This one’s more complex than it first seems, comprising liquorice, elderflower, fennel seed, and turmeric in addition to lemon (many & various – verbena, oil, zest & myrtle) ginger, and honey flavouring. In fact, considering there’s so much emphasis on lemon, my first thought is that it’s not actually very lemony at all. It’s not particularly gingery, either, but that works for me given that I’m not a fan of ginger anyway. The lack of lemon is upsetting, though.

It’s sweeter than most lemon & ginger blends I’ve tried, the dominant flavours being liquorice and honey. There’s also a decent amount of fennel, which I like, but which makes the whole thing sweet and aniseedy. I don’t actually mind the liquorice, which is something I’ve found with a few of the other Pukka teas I’ve tried. It doesn’t taste as artificial and isn’t as throat-coatingly obvious as it can be – which is usually when I hate it most. Perhaps it’s just that the balance is right for my tastes here.

This one’s nice enough, but I wouldn’t really say it’s a lemon and ginger blend. Another thing I’ve found with Pukka is that their blends tend to be quite “busy”, and this one’s no exception. Sometimes I haven’t minded it, but it’s definitely detrimental to the overall flavour this time. Nothing really stands out, except how sweet it is, and how little it lives up to its name. A bit of a disappointment.

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Hi :) I’m Sarah, and I live in Norfolk in the UK. My tea obsession began when a friend introduced me to Teapigs a good few years ago now. Since then, I’ve been insatiable. Steepster introduced me to a world of tea I never knew existed, and my goal is now to TRY ALL THE TEAS. Or most of them, anyway.

I still have a deep rooted (and probably life-long) preference for black tea. My all-time favourite is Assam, but Ceylon and Darjeeling also occupy a place in my heart. Flavoured black tea can be a beautiful thing, and I like a good chai latte in the winter.

I also drink a lot of rooibos/honeybush tea, particularly on an evening. Sometimes they’re the best dessert replacements, too. White teas are a staple in summer — their lightness and delicate nature is something I can always appreciate on a hot day.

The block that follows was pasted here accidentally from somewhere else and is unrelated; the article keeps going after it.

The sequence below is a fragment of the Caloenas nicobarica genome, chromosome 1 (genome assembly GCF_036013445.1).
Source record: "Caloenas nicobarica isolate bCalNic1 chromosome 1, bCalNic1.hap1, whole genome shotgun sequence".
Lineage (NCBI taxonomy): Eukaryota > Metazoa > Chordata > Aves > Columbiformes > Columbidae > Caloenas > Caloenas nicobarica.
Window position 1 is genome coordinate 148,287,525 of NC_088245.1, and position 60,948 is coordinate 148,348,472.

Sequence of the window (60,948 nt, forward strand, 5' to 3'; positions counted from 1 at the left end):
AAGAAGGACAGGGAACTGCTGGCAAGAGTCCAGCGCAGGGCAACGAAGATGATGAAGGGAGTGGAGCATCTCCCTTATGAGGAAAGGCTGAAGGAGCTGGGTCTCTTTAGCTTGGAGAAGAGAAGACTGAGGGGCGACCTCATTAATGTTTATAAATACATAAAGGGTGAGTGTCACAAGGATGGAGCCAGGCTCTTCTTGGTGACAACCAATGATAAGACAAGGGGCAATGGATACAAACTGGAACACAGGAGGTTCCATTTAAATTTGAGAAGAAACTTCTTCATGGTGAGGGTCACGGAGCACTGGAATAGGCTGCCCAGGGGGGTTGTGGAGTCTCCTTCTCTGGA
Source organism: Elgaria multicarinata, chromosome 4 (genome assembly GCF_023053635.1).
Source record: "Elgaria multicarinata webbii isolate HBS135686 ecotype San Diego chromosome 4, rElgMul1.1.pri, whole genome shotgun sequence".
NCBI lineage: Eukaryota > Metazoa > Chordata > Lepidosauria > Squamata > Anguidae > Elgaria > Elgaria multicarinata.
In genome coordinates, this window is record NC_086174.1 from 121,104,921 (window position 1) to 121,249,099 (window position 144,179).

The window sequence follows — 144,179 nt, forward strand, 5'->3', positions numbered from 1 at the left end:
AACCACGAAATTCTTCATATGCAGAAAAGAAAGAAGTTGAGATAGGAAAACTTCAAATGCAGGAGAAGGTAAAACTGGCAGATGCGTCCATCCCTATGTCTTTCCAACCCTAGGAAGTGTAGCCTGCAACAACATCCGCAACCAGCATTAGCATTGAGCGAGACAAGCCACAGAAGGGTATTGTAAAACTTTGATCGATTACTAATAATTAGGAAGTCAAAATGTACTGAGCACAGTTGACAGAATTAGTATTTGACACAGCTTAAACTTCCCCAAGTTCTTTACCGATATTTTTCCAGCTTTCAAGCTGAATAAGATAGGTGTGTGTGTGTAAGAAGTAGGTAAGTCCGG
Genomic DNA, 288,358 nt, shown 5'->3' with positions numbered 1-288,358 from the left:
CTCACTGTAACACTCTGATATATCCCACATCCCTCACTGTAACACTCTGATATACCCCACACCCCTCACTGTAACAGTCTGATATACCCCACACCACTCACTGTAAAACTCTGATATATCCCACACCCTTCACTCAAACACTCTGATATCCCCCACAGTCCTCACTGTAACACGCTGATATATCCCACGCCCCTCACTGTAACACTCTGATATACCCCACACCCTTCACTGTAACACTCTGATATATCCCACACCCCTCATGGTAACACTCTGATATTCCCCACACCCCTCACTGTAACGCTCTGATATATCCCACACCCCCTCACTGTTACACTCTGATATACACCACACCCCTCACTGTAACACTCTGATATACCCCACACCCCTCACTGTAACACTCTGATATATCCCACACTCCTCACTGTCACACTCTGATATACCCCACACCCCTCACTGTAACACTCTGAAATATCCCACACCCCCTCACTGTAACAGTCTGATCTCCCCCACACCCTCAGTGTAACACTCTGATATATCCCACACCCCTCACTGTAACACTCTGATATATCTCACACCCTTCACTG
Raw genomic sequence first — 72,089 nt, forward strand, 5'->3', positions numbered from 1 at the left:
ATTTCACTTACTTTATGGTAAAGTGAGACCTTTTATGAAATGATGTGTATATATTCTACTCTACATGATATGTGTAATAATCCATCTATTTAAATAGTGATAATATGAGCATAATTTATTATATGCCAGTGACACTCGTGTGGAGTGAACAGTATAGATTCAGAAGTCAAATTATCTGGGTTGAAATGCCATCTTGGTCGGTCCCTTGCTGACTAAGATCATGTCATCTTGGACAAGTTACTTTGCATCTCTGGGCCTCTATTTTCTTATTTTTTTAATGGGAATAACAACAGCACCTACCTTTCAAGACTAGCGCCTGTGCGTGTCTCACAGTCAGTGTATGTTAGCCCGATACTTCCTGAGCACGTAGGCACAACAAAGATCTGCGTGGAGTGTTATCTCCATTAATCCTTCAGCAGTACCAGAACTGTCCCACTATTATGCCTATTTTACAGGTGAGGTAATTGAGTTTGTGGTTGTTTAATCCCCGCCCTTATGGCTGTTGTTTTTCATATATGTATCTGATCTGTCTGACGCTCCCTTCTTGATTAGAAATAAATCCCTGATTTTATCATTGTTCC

I’m still warming up to green teas and oolongs. I don’t think they’ll ever be my favourites, with a few rare exceptions, but I don’t hate them anymore. My experience of these teas is still very much a work-in-progress. I’m also beginning to explore pu’erh, both ripened and raw. That’s my latest challenge!

I’m still searching for the perfect fruit tea. One without hibiscus. That actually tastes of fruit.

You’ve probably had enough of me now, so I’m going to shut up. Needless to say, though, I really love tea. Long may the journey continue!

My rating system:

91-100: The Holy Grail. Flawless teas I will never forget.

81-90: Outstanding. Pretty much perfection, and happiness in a cup.

71-80: Amazing. A tea to savour, and one I’ll keep coming back to.

61-70: Very good. The majority of things are as they should be. A pleasing cup.

51-60: Good. Not outstanding, but has merit.

41-50: Average. It’s not horrible, but I’ve definitely had better. There’s probably still something about it I’m not keen on.

31-40: Almost enjoyable, but something about it is not for me.

11-30: Pretty bad. It probably makes me screw my face up when I take a sip, but it’s not completely undrinkable.

0-10: Ugh. No. Never again. To me, undrinkable.


Norfolk, UK

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